A morning movement routine

Published 8. September 2016.

I've always had trouble sticking to positive morning routines. I've experimented with many different ideas for morning habits and how to structure that first hour or so of the day, but rarely stuck to them for more than two weeks. The one habit that has stuck and cemented over the past two years, is to wake up, make a cup of tea (usually), and sit down with my journal. I love how writing helps me process my thoughts, setting the track and tone for the rest of the day. It also tends to lift my mood, especially now that the first task I set for myself is to write out three things I'm grateful for from yesterday—a good way to stack the habits of journaling and gratitude together, especially when I don't have much time.

But on the physical side of things, that means a lot of my mornings have been looking like this: wake up, roll out bed and amble into the kitchen for tea (or just stay in bed), grab my pen and notebook, then sit down on the bed to write, sometimes for quite a while. Not a whole lot of movement going on.

About two months ago, I listened to an excellent interview with Shawn Stevenson about sleep. One point that caught my attention was his mention of how spending time in movement soon after waking up, teamed with exposure to outdoor light, could improve sleep and the physical recovery processes during it. It was then time for an experiment. The movement didn't have to be strenuous, and walking was suggested, but I wanted to create a habit that develops some skill or capacity I haven't worked on near as much as I'd prefer—as nice as it'd be to walk in the nearby forest every morning.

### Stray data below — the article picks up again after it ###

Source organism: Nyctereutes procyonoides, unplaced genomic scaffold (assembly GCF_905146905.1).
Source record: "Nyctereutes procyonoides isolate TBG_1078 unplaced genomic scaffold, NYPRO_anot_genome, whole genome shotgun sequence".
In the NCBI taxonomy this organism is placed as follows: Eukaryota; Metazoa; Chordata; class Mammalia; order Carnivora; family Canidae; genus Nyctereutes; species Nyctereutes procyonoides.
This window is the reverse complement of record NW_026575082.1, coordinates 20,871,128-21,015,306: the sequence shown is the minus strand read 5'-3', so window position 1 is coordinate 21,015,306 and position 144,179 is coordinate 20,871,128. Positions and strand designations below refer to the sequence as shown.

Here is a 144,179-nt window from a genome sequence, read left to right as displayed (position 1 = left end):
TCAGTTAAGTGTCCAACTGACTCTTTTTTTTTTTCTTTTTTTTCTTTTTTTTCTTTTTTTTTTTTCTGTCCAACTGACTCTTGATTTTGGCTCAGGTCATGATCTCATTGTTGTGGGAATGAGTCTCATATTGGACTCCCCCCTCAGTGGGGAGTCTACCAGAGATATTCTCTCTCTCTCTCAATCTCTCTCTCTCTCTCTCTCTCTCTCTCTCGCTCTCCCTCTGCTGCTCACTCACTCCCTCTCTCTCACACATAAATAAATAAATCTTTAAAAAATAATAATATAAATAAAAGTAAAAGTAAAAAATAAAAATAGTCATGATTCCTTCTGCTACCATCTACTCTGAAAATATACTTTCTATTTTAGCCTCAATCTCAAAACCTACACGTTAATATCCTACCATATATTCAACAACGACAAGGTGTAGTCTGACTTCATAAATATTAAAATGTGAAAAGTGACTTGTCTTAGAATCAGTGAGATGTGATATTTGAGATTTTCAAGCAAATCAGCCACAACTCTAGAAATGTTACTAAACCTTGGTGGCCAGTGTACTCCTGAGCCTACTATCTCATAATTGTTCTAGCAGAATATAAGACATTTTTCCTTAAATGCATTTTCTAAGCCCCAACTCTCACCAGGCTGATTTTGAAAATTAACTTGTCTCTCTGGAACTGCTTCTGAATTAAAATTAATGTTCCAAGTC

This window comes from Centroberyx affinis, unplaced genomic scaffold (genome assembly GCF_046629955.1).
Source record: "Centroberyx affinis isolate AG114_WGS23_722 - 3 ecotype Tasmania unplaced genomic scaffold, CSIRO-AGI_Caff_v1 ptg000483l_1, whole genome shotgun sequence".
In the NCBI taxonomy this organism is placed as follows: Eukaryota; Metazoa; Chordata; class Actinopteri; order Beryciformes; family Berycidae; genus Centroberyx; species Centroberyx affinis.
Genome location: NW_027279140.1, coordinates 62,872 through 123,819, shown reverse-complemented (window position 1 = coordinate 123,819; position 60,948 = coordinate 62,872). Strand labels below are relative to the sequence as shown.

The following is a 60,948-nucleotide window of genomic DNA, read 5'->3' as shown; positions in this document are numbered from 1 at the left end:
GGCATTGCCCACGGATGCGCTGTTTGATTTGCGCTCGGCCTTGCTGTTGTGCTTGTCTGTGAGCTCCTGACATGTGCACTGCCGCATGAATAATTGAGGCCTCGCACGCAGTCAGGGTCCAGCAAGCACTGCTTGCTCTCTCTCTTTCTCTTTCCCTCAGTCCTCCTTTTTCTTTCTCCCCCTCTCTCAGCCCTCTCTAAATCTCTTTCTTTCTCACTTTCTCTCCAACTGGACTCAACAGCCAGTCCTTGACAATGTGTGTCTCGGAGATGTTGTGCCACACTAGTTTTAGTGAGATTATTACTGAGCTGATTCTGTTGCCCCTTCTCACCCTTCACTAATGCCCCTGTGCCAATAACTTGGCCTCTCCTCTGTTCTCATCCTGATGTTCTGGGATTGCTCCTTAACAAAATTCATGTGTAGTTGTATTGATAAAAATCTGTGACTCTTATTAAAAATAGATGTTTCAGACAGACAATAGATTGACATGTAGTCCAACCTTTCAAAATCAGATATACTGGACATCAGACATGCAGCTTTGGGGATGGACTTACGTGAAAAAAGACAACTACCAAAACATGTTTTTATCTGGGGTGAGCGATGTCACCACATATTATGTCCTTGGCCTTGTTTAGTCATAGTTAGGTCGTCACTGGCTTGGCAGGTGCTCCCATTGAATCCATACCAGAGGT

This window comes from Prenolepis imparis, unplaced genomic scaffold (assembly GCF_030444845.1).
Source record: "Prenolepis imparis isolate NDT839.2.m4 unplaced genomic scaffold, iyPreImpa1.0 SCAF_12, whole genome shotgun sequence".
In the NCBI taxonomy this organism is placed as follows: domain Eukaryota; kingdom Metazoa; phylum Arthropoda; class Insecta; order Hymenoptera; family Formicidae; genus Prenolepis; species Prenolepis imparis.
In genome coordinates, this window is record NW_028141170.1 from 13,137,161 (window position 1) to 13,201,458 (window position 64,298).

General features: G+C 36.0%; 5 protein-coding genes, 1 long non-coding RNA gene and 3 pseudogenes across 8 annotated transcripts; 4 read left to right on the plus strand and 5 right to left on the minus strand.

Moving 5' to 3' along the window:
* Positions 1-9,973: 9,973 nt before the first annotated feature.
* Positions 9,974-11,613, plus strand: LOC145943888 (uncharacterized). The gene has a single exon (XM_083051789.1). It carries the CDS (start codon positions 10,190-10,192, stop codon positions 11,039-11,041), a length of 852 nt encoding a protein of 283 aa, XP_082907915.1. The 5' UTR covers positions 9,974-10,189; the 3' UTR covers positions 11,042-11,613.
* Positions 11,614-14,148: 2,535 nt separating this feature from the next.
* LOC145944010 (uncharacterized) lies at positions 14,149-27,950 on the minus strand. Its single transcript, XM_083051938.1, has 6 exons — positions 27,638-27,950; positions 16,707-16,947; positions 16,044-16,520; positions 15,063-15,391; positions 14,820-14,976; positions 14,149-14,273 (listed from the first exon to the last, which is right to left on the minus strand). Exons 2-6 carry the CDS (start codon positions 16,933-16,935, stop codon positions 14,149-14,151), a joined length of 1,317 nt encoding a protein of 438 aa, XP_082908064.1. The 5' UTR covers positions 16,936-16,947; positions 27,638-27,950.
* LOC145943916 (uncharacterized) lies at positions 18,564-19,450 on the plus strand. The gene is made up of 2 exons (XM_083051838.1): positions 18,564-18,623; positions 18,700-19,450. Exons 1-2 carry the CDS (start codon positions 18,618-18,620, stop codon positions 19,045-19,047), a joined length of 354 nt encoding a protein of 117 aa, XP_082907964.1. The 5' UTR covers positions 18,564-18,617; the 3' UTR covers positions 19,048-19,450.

After more pondering, I realized I could combine a low-impact morning movement routine with meditation, an elusive habit I've never got to stick. I chose a movement from t'ai chi called silk reeling, which I'd been practicing off-and-on for the past year. It's proving to be a wonderful choice, as it's a meditative breath-focused movement that grows with me—I'm by no means an expert at it, and it's a deep and nuanced skill that teaches me more every time I practice.

I began the habit by heading out to the secluded deck just outside my bedroom and doing one to three minutes of silk reeling before heading back inside for tea and journaling. After several months, that time has lengthened to average over five minutes, sometimes stretching past ten (about twelve in the video below). I'd like to get to a point where I can maintain this practice without fatigue for about twenty minutes.

In addition to the possible benefits to sleep and recovery, it's simply something I enjoy doing. It starts me off with movement and breathing, and puts me into a more meditative mindset before attending to the day ahead. It's also low impact and brief enough (if I choose) that I can easily stack it with more movement, whether that's mobility, light conditioning, or otherwise. I may refine this routine in the future, but for now this beginning suits me well.